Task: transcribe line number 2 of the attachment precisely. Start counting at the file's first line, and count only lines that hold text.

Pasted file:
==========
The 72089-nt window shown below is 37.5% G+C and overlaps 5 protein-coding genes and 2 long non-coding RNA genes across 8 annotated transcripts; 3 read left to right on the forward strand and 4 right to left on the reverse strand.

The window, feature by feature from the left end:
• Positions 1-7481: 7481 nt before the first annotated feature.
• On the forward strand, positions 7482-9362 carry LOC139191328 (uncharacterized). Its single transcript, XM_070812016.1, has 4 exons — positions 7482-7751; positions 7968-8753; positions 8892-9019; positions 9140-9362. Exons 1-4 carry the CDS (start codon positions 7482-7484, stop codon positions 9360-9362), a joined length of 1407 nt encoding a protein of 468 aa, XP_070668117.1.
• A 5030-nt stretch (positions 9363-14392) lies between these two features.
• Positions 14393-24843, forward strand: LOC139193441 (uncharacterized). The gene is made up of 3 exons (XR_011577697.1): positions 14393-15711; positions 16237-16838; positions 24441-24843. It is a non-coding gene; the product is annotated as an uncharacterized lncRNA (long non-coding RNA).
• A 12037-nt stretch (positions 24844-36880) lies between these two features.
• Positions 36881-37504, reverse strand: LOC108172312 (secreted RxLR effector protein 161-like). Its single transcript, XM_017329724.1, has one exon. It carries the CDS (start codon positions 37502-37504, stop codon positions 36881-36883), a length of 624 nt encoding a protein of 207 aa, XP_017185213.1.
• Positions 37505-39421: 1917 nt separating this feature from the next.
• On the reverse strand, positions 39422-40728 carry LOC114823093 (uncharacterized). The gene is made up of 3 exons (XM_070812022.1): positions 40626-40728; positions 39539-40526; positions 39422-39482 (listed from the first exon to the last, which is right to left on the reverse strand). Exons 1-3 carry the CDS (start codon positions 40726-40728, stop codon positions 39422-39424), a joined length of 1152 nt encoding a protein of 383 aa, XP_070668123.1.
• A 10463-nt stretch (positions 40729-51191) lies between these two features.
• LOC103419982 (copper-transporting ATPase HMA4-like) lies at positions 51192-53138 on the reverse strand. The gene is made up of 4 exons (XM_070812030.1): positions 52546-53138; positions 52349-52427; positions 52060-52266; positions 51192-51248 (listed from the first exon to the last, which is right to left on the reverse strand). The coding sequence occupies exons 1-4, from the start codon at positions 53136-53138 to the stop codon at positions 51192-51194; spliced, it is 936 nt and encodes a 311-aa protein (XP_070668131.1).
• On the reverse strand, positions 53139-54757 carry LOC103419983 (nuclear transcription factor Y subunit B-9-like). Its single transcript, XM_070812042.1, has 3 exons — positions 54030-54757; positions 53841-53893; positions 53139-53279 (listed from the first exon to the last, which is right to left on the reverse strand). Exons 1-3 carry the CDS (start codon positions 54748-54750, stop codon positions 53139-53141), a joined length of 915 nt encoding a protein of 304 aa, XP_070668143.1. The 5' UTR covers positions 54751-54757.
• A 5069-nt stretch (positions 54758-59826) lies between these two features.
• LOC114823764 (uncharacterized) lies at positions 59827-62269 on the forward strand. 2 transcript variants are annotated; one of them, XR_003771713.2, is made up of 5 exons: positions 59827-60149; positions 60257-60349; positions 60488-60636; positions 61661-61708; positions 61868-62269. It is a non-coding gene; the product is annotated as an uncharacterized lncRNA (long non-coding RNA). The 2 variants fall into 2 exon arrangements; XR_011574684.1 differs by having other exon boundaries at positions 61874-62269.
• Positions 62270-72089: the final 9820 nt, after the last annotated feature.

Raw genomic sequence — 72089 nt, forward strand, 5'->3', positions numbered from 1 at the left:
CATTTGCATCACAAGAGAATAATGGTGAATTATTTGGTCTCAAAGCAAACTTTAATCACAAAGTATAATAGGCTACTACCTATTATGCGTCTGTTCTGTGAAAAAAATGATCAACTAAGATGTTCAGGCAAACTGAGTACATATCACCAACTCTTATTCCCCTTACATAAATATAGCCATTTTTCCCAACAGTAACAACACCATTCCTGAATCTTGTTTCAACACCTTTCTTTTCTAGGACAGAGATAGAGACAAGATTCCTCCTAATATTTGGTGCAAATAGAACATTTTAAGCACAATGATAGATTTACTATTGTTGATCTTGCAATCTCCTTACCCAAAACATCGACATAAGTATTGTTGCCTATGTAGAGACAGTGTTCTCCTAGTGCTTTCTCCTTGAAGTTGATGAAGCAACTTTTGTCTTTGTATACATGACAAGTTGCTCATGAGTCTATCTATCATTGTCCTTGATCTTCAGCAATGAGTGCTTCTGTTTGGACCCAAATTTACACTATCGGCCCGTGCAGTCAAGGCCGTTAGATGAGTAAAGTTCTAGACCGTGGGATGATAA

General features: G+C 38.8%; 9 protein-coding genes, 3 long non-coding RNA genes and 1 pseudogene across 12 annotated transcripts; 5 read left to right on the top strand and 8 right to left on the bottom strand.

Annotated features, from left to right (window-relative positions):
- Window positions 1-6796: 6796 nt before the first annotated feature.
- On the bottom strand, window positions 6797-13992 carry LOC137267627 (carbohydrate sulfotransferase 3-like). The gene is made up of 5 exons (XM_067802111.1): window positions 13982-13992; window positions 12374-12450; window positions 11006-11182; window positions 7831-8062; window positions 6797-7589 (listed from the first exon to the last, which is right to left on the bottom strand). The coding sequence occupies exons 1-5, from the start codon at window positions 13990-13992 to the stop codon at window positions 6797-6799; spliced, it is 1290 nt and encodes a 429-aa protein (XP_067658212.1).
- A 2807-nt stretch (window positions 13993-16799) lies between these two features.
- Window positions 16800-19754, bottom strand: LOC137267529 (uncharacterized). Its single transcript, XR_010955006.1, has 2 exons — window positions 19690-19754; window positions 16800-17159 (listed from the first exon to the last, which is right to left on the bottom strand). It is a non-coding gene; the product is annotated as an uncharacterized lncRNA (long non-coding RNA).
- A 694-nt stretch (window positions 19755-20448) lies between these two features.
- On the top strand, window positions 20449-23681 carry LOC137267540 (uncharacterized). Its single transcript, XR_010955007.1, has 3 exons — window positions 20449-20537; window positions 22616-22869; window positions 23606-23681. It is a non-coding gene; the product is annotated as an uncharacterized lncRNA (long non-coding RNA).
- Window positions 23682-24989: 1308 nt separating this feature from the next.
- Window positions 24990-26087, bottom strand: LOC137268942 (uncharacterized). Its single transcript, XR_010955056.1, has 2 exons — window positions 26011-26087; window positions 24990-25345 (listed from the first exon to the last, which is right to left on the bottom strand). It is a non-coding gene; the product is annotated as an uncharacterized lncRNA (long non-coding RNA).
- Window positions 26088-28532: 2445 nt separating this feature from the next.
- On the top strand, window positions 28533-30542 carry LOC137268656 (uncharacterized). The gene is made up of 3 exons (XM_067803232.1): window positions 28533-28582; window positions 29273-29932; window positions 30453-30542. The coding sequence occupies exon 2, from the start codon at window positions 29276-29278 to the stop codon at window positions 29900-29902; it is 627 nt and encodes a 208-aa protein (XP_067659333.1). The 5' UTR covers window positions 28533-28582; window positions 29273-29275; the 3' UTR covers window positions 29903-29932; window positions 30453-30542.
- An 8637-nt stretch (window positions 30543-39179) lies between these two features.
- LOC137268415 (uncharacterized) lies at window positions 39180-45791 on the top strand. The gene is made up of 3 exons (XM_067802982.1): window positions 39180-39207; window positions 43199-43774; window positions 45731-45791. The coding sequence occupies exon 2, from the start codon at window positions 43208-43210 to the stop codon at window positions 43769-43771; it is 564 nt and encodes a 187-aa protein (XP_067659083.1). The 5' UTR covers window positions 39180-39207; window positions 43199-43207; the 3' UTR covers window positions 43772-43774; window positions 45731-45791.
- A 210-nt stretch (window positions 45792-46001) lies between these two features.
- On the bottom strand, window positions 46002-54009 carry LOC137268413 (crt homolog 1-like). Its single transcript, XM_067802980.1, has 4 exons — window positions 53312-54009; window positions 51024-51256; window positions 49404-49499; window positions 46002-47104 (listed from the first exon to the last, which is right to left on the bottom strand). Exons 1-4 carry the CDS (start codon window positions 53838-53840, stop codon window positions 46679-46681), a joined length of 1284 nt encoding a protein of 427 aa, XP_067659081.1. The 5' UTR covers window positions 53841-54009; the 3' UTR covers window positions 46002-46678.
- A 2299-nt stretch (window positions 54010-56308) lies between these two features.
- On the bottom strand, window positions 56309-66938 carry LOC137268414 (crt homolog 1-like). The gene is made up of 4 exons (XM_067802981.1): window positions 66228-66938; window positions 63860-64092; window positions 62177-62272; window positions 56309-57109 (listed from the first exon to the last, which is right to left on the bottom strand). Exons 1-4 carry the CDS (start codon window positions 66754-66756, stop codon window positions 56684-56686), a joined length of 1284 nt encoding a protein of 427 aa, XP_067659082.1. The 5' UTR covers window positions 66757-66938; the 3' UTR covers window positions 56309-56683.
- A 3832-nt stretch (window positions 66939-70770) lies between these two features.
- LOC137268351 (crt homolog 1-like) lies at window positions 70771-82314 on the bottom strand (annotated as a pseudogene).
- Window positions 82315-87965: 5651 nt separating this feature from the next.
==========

The window, feature by feature from the left end: